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Marianne had been reappropriated by the workers, but as the representative of the Social and Democratic Republic .

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American historian Michael Nolan wrote in the "hyper-masculine world of Wilhelmine Germany" with its exaltation of militarism and masculine power, the very fact that Marianne was the symbol of the republic was used to argue that French men were effeminate and weak.

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In French cartoons and posters, it was Marianne who took on Wilhelm II, whose bombastic pomposity lent itself well for ridicule, and she almost never took on Deutscher Michel, leading Nolan to comment that French cartoonists missed a great chance for satire since even in Germany itself, Deutscher Michel is portrayed as rather "dim-witted".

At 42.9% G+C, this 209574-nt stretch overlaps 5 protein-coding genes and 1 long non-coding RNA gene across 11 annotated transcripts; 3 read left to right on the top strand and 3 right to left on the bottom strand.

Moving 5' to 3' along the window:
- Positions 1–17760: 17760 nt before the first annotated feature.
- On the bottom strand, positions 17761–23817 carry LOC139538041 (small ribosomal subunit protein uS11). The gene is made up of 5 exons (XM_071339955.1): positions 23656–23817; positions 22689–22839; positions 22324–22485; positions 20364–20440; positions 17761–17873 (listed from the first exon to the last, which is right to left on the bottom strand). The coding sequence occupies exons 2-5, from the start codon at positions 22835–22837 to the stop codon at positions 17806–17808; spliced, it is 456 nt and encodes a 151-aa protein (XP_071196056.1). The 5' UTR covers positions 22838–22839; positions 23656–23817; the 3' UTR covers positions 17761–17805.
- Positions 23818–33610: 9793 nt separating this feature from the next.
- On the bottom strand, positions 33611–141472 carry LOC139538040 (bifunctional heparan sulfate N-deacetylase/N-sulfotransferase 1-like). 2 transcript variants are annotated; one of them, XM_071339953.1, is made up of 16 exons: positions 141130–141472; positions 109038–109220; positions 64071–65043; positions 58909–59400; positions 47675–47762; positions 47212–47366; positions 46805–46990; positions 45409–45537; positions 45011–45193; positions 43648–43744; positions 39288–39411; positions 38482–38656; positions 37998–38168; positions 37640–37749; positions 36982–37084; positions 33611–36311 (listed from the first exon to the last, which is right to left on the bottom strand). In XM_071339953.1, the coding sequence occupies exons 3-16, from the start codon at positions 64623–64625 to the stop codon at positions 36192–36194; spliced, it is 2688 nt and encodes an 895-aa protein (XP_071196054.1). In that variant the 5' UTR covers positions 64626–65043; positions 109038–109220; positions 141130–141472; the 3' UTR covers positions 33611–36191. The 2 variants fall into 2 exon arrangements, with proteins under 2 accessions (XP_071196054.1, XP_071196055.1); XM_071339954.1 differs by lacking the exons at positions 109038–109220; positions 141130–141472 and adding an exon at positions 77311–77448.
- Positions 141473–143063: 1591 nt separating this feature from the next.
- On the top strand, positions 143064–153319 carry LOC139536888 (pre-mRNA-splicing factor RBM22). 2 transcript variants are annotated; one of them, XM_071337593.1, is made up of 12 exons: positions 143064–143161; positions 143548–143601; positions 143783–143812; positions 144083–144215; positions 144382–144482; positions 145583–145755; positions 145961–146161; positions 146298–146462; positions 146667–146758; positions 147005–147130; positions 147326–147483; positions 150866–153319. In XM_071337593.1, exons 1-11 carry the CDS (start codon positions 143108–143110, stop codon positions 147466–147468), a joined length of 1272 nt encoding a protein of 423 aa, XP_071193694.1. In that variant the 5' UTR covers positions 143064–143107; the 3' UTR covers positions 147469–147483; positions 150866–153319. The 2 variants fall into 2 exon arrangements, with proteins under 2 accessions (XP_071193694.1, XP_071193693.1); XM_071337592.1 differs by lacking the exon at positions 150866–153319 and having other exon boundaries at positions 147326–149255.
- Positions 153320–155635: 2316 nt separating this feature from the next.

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Marianne differed from Uncle Sam, John Bull, and Deutscher Michel in that Marianne was not just a symbol of France, but of the republic as well.

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For those on the French right, who still hankered for the House of Bourbon like Action Francaise, Marianne was always rejected for her republican associations, and the preferred symbol of France was Joan of Arc.